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American Journalism Review
Web Special: Its like cable news for your neighborhood.  | American Journalism Review
 AJR  Features
From AJR,   June/July 2005

Web Special: Its like cable news for your neighborhood.    

A Q-and-A with the founders of the new citizen journalism Web site Backfence.

By Jennifer Dorroh
Jennifer Dorroh ( is AJR's managing editor.     

Related reading:
   » Dotcom Bloom

In May, Mark Potts and Susan DeFife launched their all-local citizen journalism startup, Backfence, featured in AJR's "Dotcom Bloom," June/July, about a new wave of stand-alone news Web sites. Visitors to Backfence share their take on community events, ask their neighbors for advice, post photos and see it all immediately on the site. Backfence's creators expect the site to make money by selling local advertising and enhanced online "yellow pages" listings.

Potts, Backfence's chairman and chief creative officer, and DeFife, president and CEO, launched their first two sites near their homes in suburban Washington, D.C., but they have national ambitions: They plan to launch 10 local community sites in each of 15 metropolitan areas during the next three years. They've also discussed potential partnerships with nine major media companies. Here, Potts and DeFife talk more about their expansion plans, the media companies' reaction, and why and how they expect local citizen journalism sites to be successful.

Q: How do you plan to expand after launching your first two Washington, D.C., area sites?

Mark Potts: It's extremely ambitious but hopefully we'll be able to come in with a formula of technology and how you go into the community and how you sell advertising. It's pretty much Backfence-in-a-box as you go into each one of those communities.

Susan DeFife: The biggest amount of work has already gone into it now. It's building the technology, it's starting to put together the cookbook of how you market into the community, how you sell the advertising. The next thing, really, to figure out is exactly where this works best. We know that some of the keys are income, Internet usage, broadband penetration, but now we're starting to see what the other keys might be.

Potts: Broadband penetration just slipped north of the 50 percent mark nationally. It's probably 70, 80 percent in the first couple markets we're going into, and I think that's the target. We'll probably come up with a list of seven or eight or 10 magic attributes that make a market work, and hopefully we'll match as many of those as possible.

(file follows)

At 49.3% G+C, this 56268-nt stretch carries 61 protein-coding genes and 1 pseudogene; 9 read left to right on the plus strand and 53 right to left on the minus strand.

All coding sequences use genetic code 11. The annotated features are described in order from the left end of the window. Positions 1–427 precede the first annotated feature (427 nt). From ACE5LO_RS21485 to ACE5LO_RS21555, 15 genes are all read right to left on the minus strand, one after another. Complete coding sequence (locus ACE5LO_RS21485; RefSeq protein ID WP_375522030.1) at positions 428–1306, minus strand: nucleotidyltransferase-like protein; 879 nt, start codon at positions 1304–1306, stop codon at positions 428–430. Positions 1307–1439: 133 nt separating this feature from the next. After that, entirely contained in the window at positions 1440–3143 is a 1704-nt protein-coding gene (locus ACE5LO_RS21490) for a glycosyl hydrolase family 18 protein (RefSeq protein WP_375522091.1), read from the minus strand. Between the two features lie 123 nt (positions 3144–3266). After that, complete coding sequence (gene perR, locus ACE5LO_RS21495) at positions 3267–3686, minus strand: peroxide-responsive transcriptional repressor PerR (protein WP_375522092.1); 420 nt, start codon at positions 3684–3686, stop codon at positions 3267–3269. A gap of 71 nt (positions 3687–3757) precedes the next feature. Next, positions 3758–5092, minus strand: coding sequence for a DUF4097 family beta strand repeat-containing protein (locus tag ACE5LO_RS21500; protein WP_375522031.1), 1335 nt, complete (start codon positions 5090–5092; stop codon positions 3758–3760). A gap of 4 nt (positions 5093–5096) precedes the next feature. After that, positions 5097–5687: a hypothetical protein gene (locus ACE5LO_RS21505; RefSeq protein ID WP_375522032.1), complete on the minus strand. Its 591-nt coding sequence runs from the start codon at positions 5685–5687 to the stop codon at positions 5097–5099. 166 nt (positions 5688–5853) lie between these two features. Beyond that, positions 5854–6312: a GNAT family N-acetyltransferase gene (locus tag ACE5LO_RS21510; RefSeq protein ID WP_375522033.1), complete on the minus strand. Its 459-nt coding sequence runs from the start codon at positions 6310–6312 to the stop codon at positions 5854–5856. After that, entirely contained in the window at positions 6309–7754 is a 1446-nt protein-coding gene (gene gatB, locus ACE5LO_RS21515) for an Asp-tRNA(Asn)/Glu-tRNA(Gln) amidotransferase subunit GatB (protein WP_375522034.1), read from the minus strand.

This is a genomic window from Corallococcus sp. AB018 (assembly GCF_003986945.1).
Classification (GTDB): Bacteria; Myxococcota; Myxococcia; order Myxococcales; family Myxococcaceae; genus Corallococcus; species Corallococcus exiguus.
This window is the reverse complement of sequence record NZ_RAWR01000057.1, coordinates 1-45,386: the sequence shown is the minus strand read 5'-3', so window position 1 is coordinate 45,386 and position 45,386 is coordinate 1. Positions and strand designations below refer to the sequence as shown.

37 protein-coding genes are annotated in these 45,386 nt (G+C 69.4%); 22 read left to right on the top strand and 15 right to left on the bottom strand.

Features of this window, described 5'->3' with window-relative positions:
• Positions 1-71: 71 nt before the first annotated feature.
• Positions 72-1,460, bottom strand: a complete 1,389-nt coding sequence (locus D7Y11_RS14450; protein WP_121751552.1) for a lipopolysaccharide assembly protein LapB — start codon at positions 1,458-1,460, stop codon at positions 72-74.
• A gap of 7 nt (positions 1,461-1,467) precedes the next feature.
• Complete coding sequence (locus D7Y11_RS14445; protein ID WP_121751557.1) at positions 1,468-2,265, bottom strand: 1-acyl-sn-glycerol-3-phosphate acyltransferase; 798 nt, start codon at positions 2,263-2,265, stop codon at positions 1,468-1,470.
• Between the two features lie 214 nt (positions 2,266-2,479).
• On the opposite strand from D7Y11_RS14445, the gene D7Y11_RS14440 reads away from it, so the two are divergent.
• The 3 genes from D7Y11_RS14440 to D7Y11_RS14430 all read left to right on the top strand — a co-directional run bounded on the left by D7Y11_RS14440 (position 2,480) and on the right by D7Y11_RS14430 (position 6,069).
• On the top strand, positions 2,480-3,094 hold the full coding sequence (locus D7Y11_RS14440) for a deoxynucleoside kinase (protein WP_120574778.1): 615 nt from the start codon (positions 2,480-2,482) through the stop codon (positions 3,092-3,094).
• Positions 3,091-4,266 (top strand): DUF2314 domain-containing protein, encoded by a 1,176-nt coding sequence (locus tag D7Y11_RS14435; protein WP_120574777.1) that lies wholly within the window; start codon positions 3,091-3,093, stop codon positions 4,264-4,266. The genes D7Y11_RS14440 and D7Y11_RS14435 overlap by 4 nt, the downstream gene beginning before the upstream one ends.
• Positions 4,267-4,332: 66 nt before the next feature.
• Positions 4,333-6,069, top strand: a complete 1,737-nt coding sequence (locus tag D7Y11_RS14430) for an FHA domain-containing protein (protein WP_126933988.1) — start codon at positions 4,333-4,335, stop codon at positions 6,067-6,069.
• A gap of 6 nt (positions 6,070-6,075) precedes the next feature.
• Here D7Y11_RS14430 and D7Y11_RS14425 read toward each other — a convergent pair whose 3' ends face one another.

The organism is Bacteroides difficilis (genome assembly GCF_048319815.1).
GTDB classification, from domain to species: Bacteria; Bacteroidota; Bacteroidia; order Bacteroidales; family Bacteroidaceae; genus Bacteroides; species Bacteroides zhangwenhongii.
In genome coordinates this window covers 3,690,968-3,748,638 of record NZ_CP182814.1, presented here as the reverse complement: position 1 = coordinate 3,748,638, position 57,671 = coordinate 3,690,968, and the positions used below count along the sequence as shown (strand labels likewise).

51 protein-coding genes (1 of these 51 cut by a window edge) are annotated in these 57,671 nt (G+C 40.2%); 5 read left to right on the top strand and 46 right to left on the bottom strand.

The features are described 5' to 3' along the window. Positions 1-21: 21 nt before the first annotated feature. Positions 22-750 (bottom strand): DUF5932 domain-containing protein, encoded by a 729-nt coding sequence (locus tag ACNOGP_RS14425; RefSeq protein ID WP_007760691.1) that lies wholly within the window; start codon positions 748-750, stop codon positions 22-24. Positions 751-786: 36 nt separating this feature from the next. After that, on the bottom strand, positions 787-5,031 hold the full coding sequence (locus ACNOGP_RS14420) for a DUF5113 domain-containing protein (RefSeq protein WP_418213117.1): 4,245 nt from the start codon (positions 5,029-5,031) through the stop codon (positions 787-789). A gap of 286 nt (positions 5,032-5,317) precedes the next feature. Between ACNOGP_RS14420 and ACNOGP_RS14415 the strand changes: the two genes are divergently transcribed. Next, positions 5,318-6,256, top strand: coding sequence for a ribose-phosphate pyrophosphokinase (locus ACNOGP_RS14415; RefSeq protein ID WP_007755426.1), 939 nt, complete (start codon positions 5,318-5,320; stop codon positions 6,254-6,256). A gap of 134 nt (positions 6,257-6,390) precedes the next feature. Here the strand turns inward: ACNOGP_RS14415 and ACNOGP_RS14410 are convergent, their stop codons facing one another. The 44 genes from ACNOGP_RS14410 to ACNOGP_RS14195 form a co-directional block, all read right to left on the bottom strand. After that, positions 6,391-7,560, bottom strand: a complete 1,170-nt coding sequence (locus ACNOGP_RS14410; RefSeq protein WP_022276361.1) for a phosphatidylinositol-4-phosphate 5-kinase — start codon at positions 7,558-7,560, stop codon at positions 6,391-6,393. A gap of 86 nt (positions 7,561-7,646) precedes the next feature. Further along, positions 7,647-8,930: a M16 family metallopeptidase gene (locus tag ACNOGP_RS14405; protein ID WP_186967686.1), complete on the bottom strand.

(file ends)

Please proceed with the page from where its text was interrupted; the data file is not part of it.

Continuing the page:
The expansion is also going to depend on how we partner with media companies down the road. Some people going into this have been very, like, "We're going to kill all those media companies, those mainstream media companies, those mainstream media guys, we're just going to knock 'em dead." But we don't look at it that way, and we've talked to all the major media companies. We've had very good ongoing discussions with them and they pretty much unanimously understand that we are very complementary to them. We sort of complete the last mile for them. We can get them into citizens' journalism in ways that they haven't been able to themselves because they're blocked by their infrastructure or their branding or their various other issues. And so, as we move forward with our partnerships with them, that'll probably determine where we go next as much as anything else does.

DeFife: The media companies understand the power of the technology. They understand the need to be far more local than they are, and they understand their own limitations. There's been a dialogue going on in all these companies about how you best reach into those markets, how do you do it cost effectively, how do you do it without hurting your brand, because it is unedited content. And so, those conversations have continued to evolve. As the market continues to heat up, those conversations take on a greater urgency.

Potts: We get things like, "Gee, this is really something we want to do, but we don't have a lot of resources, because we're putting out fires everywhere else." They see us as a way to jump in with a partnership or get some experimentation going without tying up their own resources.